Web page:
Three days following the surgery, out of the ICU and in a private room, I still had some tubes and wires, but not nearly as many as when I first came out of the surgery.  At that point, it was decided to bring my daughters to visit me, a surprise visit, because they were all I could think about.  My older daughter was curious about all the equipment that I was hooked up to.  And the joke, er… concern, was that she would not do to me what she did to her mechanical horse Butterscotch, when we were not looking and she started pulling the horse’s wiring apart.  My younger daughter on the other hand, sat on the foot of my bed.  This was the first either of them had seen me in this type of condition, and clearly she was scared.

The picture above, was taken a couple days after we got home, no worse for the wear.  In fact, my younger daughter had resumed her playfulness with me, forgetting the fragile area of my chest, starting from across the room, running full tilt at me, unsuspecting, planting her head into my chest like a battering ram.  That was when that “heart” pillow came in handy besides my coughs and sneezes.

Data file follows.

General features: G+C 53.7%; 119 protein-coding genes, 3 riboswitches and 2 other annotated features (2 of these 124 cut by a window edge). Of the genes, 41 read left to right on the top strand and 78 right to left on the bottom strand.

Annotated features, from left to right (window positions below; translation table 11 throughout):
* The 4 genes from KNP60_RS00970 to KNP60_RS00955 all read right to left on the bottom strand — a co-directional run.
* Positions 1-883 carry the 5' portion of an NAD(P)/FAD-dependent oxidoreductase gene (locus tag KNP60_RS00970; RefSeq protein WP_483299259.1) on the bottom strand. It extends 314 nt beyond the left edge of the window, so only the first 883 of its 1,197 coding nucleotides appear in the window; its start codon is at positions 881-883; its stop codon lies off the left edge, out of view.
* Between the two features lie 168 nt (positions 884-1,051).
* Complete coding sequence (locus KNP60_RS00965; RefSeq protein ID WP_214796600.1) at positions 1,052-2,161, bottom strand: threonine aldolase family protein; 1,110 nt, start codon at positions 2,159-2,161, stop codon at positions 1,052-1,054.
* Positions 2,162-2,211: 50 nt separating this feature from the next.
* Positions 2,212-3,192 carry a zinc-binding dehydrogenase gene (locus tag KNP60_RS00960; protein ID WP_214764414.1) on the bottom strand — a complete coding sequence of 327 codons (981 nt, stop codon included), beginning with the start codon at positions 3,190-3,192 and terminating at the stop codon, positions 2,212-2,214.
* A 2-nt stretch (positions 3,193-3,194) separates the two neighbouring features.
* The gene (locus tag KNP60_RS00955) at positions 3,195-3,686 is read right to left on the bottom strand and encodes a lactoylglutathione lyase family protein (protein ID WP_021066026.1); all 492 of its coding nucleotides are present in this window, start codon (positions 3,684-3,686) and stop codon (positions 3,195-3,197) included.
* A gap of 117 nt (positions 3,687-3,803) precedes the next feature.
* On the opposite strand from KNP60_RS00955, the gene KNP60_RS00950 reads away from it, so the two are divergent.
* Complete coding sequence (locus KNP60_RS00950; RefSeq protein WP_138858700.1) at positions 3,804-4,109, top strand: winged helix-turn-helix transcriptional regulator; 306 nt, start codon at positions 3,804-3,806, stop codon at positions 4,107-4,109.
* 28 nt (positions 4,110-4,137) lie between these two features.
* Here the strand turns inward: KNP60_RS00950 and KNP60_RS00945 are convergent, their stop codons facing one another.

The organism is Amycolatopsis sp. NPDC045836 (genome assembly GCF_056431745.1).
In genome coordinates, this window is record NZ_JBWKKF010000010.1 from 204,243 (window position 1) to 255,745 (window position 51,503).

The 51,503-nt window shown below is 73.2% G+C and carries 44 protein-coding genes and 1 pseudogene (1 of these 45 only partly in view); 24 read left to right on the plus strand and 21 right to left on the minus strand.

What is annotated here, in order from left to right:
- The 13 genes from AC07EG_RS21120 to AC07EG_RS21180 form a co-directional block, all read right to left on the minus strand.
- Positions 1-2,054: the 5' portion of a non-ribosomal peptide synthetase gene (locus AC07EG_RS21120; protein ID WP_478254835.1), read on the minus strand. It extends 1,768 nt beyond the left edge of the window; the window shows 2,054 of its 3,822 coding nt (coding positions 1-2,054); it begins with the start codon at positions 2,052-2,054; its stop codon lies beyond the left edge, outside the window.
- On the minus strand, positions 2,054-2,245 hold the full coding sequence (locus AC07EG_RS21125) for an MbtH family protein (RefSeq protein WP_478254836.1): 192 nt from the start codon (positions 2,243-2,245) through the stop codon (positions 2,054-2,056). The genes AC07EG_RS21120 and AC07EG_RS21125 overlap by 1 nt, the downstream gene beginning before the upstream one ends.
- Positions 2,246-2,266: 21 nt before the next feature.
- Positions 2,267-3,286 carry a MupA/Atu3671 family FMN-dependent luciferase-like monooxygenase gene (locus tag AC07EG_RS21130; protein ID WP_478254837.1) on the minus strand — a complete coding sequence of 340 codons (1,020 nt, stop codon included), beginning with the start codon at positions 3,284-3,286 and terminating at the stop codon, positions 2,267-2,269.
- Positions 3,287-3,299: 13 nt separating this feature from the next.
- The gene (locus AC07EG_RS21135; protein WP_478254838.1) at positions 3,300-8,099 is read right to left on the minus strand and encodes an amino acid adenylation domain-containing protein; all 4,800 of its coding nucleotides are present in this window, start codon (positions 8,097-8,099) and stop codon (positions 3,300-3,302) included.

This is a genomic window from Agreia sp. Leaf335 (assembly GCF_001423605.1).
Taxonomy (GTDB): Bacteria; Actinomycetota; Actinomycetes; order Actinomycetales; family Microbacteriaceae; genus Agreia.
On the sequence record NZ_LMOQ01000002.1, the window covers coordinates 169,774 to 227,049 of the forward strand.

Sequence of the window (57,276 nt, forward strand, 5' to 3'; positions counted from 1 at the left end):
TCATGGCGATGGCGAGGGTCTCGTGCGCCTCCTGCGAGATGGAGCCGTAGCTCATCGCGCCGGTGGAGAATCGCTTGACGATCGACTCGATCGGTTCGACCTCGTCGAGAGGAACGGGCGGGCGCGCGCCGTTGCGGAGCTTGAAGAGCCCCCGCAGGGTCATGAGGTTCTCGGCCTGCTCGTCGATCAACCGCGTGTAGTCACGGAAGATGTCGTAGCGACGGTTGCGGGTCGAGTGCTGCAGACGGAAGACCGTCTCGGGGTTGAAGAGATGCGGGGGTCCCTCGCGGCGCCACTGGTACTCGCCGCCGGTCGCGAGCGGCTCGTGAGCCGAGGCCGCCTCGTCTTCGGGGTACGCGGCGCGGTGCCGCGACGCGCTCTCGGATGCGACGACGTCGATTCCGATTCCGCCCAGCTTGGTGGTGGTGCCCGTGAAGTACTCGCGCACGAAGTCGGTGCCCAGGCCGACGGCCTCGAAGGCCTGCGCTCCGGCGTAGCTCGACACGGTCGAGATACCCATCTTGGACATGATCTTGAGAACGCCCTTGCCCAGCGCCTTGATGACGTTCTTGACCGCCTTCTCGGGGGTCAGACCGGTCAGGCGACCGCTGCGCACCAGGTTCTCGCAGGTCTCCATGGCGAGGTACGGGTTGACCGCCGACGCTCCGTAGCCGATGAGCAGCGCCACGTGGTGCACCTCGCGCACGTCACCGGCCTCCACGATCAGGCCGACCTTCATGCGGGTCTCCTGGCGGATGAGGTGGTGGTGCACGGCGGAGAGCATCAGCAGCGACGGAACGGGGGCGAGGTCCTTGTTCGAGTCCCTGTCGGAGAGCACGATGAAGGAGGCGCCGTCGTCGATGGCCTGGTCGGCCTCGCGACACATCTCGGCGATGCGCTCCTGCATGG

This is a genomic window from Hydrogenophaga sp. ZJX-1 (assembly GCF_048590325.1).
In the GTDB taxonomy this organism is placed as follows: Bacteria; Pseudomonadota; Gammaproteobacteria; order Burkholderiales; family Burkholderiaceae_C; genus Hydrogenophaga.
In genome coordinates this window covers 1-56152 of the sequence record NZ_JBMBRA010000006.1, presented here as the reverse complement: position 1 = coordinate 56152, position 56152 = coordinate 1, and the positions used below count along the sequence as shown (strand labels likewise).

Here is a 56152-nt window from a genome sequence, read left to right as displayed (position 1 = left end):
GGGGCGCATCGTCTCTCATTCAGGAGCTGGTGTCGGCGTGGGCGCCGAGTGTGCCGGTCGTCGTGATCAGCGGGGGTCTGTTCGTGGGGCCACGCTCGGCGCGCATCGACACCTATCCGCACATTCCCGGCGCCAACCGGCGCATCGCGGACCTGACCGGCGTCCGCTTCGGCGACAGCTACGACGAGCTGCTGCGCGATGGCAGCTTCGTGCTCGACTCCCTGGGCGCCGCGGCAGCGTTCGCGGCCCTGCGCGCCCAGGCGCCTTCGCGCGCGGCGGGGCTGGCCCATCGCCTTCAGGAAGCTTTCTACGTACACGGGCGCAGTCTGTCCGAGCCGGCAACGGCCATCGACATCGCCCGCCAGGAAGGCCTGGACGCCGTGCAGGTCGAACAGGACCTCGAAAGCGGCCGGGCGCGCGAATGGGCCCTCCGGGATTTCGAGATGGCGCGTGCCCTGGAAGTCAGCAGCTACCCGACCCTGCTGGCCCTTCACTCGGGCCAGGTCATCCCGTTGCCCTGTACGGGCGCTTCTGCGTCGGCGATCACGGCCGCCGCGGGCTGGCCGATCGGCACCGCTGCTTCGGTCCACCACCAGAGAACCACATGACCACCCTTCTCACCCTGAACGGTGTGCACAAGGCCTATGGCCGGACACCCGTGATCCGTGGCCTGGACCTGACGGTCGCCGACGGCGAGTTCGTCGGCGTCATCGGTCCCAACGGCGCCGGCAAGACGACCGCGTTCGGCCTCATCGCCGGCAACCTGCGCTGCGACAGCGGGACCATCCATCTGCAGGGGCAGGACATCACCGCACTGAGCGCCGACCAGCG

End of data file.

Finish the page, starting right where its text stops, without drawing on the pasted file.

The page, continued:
My daughters would witness another event, just as severe, and probably more scary, because they watched it happen in real time.  After just celebrating my older daughter’s birthday  that day, an ambulance crew was rolling me out of our house on a stretcher, again facing a dire situation, septic shock, due to a specific type of bacterial pneumonia I was unaware that I had.  One of the only memories I have of that early 4am event, was the look on my daughters faces as I was rolled by.

As I talked to my fellow survivor, one of the things I wanted to do, as I do with others in our situation, is to share our experiences, as to offer some sort of comfort to the stressful event soon to take place.  I encouraged her to focus on the surgery.

I had spoken with both of my daughters this evening, to gather their perspective on what happened those two time periods, the second time period they were five and seven years older.  Neither really remembers anything from my heart surgery.  And all either of them really remember of the second episode, was all the policemen and paramedics in the house.  It was never a thought to them that I would not come back home, though it was unusual for me not to be home.